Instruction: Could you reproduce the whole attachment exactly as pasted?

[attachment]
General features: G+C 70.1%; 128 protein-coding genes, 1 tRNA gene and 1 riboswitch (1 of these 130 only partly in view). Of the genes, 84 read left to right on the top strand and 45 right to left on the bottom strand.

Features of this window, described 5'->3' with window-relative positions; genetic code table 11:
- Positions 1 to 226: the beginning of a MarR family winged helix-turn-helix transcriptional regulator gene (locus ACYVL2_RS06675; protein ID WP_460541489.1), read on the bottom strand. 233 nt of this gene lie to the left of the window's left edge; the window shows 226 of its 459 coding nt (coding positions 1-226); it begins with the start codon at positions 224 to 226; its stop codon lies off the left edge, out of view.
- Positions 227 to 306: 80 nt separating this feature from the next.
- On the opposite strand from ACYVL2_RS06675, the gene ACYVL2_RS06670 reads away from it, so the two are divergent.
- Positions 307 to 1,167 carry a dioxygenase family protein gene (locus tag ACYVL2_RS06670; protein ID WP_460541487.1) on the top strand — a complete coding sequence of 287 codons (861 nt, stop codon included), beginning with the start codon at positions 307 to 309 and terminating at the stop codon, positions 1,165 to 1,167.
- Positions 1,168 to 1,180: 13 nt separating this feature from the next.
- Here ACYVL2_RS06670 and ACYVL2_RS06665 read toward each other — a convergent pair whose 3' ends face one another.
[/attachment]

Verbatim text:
General features: G+C 70.1%; 128 protein-coding genes, 1 tRNA gene and 1 riboswitch (1 of these 130 only partly in view). Of the genes, 84 read left to right on the top strand and 45 right to left on the bottom strand.

Features of this window, described 5'->3' with window-relative positions; genetic code table 11:
- Positions 1 to 226: the beginning of a MarR family winged helix-turn-helix transcriptional regulator gene (locus ACYVL2_RS06675; protein ID WP_460541489.1), read on the bottom strand. 233 nt of this gene lie to the left of the window's left edge; the window shows 226 of its 459 coding nt (coding positions 1-226); it begins with the start codon at positions 224 to 226; its stop codon lies off the left edge, out of view.
- Positions 227 to 306: 80 nt separating this feature from the next.
- On the opposite strand from ACYVL2_RS06675, the gene ACYVL2_RS06670 reads away from it, so the two are divergent.
- Positions 307 to 1,167 carry a dioxygenase family protein gene (locus tag ACYVL2_RS06670; protein ID WP_460541487.1) on the top strand — a complete coding sequence of 287 codons (861 nt, stop codon included), beginning with the start codon at positions 307 to 309 and terminating at the stop codon, positions 1,165 to 1,167.
- Positions 1,168 to 1,180: 13 nt separating this feature from the next.
- Here ACYVL2_RS06670 and ACYVL2_RS06665 read toward each other — a convergent pair whose 3' ends face one another.